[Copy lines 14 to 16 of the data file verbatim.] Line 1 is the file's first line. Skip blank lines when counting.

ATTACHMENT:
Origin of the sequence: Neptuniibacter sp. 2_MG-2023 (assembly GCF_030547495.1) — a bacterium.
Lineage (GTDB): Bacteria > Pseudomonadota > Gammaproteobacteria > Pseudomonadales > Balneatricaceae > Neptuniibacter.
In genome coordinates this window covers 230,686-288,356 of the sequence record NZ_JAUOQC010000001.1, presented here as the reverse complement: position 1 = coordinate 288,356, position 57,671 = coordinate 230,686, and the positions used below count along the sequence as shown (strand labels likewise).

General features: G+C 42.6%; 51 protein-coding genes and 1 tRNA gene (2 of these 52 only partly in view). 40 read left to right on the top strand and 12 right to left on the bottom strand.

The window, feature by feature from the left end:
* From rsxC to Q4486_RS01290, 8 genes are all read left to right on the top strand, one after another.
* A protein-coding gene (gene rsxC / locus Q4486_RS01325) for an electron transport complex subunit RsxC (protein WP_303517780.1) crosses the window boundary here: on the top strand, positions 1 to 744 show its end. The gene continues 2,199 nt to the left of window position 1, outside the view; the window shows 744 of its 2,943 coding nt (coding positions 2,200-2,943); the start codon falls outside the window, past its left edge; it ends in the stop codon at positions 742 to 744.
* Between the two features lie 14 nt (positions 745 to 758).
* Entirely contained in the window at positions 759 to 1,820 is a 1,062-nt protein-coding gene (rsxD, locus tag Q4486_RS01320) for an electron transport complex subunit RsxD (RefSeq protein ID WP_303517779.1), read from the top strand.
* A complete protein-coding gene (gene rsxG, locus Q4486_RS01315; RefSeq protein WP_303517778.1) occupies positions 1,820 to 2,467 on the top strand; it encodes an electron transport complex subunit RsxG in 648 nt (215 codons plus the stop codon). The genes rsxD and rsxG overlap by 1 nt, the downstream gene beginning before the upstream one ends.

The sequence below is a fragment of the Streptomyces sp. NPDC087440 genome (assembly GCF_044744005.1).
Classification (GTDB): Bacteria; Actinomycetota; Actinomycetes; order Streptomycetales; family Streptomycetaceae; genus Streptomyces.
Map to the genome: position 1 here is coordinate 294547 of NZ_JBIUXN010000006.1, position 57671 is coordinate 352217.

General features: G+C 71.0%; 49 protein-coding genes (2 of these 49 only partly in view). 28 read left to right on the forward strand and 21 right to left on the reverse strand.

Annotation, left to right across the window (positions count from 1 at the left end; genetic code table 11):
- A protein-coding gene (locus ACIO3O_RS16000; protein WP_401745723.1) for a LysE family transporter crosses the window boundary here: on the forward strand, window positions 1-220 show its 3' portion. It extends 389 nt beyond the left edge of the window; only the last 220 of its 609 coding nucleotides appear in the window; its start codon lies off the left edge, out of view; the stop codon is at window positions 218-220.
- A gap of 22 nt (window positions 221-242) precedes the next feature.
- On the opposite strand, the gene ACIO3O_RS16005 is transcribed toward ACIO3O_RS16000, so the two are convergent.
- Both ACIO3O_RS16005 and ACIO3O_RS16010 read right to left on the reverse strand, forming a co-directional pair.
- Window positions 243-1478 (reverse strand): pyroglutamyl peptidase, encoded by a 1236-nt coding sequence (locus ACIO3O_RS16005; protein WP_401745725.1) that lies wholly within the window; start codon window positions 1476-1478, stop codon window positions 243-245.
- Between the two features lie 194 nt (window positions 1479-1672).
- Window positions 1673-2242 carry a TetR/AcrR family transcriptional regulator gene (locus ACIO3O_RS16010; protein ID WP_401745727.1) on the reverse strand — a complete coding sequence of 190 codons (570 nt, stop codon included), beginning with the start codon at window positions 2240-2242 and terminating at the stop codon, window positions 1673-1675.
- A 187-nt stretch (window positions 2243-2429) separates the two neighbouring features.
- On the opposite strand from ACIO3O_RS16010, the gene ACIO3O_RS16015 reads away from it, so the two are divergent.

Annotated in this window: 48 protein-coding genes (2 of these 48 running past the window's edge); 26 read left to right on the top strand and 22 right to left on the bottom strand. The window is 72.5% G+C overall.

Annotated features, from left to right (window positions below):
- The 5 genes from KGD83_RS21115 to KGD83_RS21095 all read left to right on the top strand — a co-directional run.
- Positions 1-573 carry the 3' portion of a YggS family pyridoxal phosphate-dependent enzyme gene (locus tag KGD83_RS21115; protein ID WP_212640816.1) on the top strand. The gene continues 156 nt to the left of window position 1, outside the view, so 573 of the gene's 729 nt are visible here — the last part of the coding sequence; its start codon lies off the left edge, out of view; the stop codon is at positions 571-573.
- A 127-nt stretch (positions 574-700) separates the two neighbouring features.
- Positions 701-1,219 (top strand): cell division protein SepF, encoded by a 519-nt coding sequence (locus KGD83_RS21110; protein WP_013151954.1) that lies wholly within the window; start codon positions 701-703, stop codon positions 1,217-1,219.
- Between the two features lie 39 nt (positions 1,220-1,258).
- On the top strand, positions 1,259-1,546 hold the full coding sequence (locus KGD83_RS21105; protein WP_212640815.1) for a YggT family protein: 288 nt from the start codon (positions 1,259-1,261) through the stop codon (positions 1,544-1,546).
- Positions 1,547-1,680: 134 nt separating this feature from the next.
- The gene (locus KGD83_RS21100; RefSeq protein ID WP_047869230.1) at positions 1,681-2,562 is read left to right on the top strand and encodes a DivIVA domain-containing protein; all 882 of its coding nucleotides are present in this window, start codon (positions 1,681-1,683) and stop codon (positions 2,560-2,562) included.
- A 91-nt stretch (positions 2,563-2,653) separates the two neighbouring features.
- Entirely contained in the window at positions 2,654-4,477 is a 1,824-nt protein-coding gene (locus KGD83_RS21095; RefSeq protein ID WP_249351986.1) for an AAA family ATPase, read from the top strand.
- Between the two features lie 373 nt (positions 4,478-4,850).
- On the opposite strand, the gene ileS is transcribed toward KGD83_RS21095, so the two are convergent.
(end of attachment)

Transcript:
General features: G+C 71.0%; 49 protein-coding genes (2 of these 49 only partly in view). 28 read left to right on the forward strand and 21 right to left on the reverse strand.

Annotation, left to right across the window (positions count from 1 at the left end; genetic code table 11):
- A protein-coding gene (locus ACIO3O_RS16000; protein WP_401745723.1) for a LysE family transporter crosses the window boundary here: on the forward strand, window positions 1-220 show its 3' portion. It extends 389 nt beyond the left edge of the window; only the last 220 of its 609 coding nucleotides appear in the window; its start codon lies off the left edge, out of view; the stop codon is at window positions 218-220.